Further information:
http://www.fhcrc.org

Further reports about: Evolution Evolutionary Viral ZAP alphavirus antiviral immunity

More articles from Life Sciences:

nachricht Discovery of a Key Regulatory Gene in Cardiac Valve Formation
24.05.2017 | Universität Basel

nachricht Carcinogenic soot particles from GDI engines
24.05.2017 | Empa - Eidgenössische Materialprüfungs- und Forschungsanstalt

All articles from Life Sciences >>>

The most recent press releases about innovation >>>

Die letzten 5 Focus-News des innovations-reports im Überblick:

Im Focus: A quantum walk of photons

Physicists from the University of Würzburg are capable of generating identical looking single light particles at the push of a button. Two new studies now demonstrate the potential this method holds.

The quantum computer has fuelled the imagination of scientists for decades: It is based on fundamentally different phenomena than a conventional computer....

Im Focus: Turmoil in sluggish electrons’ existence

An international team of physicists has monitored the scattering behaviour of electrons in a non-conducting material in real-time. Their insights could be beneficial for radiotherapy.

We can refer to electrons in non-conducting materials as ‘sluggish’. Typically, they remain fixed in a location, deep inside an atomic composite. It is hence...

Im Focus: Wafer-thin Magnetic Materials Developed for Future Quantum Technologies

Two-dimensional magnetic structures are regarded as a promising material for new types of data storage, since the magnetic properties of individual molecular building blocks can be investigated and modified. For the first time, researchers have now produced a wafer-thin ferrimagnet, in which molecules with different magnetic centers arrange themselves on a gold surface to form a checkerboard pattern. Scientists at the Swiss Nanoscience Institute at the University of Basel and the Paul Scherrer Institute published their findings in the journal Nature Communications.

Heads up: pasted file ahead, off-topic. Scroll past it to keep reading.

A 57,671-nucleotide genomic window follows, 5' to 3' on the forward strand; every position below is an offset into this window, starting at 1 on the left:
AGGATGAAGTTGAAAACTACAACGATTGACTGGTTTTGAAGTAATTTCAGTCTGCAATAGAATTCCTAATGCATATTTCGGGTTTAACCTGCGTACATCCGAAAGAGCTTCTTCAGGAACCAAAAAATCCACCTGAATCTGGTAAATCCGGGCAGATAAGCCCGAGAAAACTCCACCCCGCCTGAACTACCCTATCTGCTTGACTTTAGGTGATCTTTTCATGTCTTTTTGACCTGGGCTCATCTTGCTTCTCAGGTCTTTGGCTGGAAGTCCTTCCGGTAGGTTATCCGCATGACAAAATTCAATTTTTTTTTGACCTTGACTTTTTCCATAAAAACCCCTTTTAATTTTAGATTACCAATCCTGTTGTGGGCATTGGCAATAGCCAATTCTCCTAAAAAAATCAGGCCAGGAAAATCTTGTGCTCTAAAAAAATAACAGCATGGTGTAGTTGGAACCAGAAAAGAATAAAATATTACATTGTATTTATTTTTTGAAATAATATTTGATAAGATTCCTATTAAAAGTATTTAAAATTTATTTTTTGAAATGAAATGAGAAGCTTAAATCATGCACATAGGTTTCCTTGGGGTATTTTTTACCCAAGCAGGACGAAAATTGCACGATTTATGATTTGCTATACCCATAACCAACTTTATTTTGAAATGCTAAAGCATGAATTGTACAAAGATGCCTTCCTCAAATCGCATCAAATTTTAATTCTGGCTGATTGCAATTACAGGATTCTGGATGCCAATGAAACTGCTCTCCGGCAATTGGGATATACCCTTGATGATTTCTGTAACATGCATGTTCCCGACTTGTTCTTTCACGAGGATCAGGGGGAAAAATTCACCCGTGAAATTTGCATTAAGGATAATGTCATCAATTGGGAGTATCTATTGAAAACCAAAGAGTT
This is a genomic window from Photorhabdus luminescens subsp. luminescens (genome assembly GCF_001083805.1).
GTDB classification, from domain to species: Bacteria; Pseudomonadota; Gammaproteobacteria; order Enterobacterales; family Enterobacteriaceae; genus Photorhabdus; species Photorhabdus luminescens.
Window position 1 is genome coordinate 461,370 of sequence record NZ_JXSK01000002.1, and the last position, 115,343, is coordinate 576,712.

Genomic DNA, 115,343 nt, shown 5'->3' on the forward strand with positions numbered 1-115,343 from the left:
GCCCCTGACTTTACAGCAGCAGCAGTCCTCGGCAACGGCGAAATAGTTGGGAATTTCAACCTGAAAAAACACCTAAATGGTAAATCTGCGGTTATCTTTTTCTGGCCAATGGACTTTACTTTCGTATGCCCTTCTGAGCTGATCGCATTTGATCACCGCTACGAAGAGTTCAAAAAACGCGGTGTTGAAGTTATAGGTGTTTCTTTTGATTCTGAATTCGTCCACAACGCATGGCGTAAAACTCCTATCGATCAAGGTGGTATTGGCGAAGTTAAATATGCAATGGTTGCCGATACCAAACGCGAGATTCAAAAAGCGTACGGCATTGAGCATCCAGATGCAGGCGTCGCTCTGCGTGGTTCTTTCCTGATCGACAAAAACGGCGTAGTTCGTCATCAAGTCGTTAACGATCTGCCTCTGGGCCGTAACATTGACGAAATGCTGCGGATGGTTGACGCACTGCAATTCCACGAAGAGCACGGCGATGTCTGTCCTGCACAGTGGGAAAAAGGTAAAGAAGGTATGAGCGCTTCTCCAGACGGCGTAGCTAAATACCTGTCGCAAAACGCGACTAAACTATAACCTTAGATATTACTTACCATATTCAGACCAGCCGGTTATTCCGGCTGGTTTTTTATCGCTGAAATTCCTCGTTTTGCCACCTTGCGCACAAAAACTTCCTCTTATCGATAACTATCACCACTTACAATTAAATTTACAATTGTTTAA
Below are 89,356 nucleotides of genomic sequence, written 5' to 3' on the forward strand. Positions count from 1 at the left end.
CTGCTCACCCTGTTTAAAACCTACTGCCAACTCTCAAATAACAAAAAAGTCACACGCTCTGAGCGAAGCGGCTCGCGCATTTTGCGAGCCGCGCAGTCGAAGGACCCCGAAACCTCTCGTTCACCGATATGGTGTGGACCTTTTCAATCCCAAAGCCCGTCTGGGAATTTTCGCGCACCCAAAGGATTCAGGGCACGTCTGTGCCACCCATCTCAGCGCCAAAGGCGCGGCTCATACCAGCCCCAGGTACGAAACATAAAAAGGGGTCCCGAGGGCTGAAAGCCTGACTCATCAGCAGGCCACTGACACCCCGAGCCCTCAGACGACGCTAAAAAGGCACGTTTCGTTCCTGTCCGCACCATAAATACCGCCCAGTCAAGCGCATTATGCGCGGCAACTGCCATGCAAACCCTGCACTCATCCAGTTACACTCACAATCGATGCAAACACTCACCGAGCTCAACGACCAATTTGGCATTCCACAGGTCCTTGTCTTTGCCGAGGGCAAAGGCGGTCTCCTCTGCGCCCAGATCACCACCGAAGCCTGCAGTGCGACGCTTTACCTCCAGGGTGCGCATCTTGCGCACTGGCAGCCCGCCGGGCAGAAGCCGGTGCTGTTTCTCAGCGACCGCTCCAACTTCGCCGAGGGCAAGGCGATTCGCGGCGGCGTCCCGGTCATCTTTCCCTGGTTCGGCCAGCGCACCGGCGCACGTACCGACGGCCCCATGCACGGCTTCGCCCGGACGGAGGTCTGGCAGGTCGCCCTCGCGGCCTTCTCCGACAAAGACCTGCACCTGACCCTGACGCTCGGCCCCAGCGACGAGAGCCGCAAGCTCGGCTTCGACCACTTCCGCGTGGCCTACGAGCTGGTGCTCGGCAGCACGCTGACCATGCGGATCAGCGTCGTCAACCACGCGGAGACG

Ferrimagnets are composed of two centers which are magnetized at different strengths and point in opposing directions. Two-dimensional, quasi-flat ferrimagnets...

Im Focus: World's thinnest hologram paves path to new 3-D world

Nano-hologram paves way for integration of 3-D holography into everyday electronics

An Australian-Chinese research team has created the world's thinnest hologram, paving the way towards the integration of 3D holography into everyday...

Im Focus: Using graphene to create quantum bits

In the race to produce a quantum computer, a number of projects are seeking a way to create quantum bits -- or qubits -- that are stable, meaning they are not much affected by changes in their environment. This normally needs highly nonlinear non-dissipative elements capable of functioning at very low temperatures.

In pursuit of this goal, researchers at EPFL's Laboratory of Photonics and Quantum Measurements LPQM (STI/SB), have investigated a nonlinear graphene-based...

All Focus news of the innovation-report >>>

Anzeige

Anzeige

Event News

AWK Aachen Machine Tool Colloquium 2017: Internet of Production for Agile Enterprises

23.05.2017 | Event News

Dortmund MST Conference presents Individualized Healthcare Solutions with micro and nanotechnology

22.05.2017 | Event News

Innovation 4.0: Shaping a humane fourth industrial revolution

17.05.2017 | Event News

 
Latest News

Information integration and artificial intelligence for better diagnosis and therapy decisions

24.05.2017 | Information Technology

CRTD receives 1.56 Mill. Euro BMBF-funding for retinal disease research

24.05.2017 | Awards Funding

Devils Hole: Ancient Traces of Climate History

24.05.2017 | Earth Sciences

VideoLinks
B2B-VideoLinks
More VideoLinks >>>